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Hoffmann, R. A wiki for the life sciences where authorship matters. Nature Genetics (2008)

Different responses to chronic somatostatin analogues in patients with central hyperthyroidism.

OBJECTIVE: Central hyperthyroidism is mainly due to two different causes, TSH-secreting pituitary adenoma (TSH-oma) and resistance to thyroid hormone in its pituitary variant, i.e. patients presenting with signs and symptoms of hyperthyroidism (PRTH). Because therapeutic approach and the clinical follow-up are extremely different in these two disorders, a correct differential diagnosis is mandatory. Unfortunately, no definite pathognomonic tool is presently available and an extensive biochemical and instrumental workup is frequently needed in order to reach the correct diagnosis. Aim of the present study was to investigate the use of somatostatin analogues in the differential diagnosis between TSH-omas and PRTH, as well as the possible treatment of PRTH with these analogues. DESIGN AND PATIENTS: Eight patients with TSH-oma and four with PRTH underwent the acute test with somatostatin analogue Octreotide (0.1 mg subcutaneously), as well as long-acting Octreotide-LAR (30 mg intramuscularly every 28 days) for two months. MEASUREMENTS: Serum TSH, FT3 and FT4 were evaluated in basal condition, at time 0 and every hour for 6 h during acute test, and every 15 days for 2 months during chronic treatment. RESULTS: During acute test, in both patients with PRTH and TSH-oma, a similar reduction in immunoreactive TSH and FT3 levels was observed, while no variations were found in FT4 concentrations. In contrast, during the administration of Octreotide-LAR, no significant variations of all tested parameters were observed in PRTH group, whereas FT3 and FT4 concentrations normalized or presented a significant reduction (> 30% of pretreatment values) in seven of eight patients with TSH-oma, despite minor variation of immunoreactive TSH levels. CONCLUSIONS: Chronic administration of long-acting somatostatin analogues in patients with central hyperthyroidism caused a marked decrease of FT3 and FT4 levels in all patients but one with TSH-oma, while patients with PRTH did not respond at all. Thus, administration of long acting somatostatin analogues for at least 2 months can be useful in the differential diagnosis in problematic cases of central hyperthyroidism. Furthermore, the present findings exclude the possibility of a beneficial effect of chronic administration of somatostatin analogues in controlling thyrotoxic symptoms in PRTH patients.[1]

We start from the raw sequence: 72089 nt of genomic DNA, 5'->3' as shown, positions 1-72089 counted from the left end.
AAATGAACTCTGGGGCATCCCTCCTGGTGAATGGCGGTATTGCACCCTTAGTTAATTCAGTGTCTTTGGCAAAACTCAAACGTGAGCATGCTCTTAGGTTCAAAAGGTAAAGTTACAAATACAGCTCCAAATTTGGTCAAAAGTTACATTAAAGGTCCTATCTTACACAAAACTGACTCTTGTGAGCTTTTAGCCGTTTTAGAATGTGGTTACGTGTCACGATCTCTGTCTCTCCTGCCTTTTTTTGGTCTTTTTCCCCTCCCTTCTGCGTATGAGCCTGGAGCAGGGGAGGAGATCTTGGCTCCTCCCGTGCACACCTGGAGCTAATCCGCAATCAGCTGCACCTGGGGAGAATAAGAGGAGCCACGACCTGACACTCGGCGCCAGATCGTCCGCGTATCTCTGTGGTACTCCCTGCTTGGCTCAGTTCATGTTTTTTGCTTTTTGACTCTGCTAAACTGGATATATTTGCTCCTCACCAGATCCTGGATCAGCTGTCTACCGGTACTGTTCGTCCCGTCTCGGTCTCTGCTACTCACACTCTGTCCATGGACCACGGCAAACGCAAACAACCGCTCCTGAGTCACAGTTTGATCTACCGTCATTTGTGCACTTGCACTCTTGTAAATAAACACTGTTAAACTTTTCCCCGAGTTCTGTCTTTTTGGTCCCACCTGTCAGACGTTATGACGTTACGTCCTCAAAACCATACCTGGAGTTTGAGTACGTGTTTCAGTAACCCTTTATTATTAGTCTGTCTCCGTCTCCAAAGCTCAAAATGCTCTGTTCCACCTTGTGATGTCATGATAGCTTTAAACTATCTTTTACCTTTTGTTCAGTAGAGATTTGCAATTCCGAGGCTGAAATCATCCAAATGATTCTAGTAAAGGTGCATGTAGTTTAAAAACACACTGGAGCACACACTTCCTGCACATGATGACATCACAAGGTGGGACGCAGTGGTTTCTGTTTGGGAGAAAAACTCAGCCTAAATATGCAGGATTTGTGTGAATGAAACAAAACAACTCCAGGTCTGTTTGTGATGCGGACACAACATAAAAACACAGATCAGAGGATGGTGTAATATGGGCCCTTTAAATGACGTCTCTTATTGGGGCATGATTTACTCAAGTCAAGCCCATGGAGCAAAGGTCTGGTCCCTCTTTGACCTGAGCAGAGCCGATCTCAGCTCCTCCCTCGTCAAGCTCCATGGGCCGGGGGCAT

1. Different responses to chronic somatostatin analogues in patients with central hyperthyroidism. Mannavola, D., Persani, L., Vannucchi, G., Zanardelli, M., Fugazzola, L., Verga, U., Facchetti, M., Beck-Peccoz, P. Clin. Endocrinol. (Oxf) (2005) [Pubmed]
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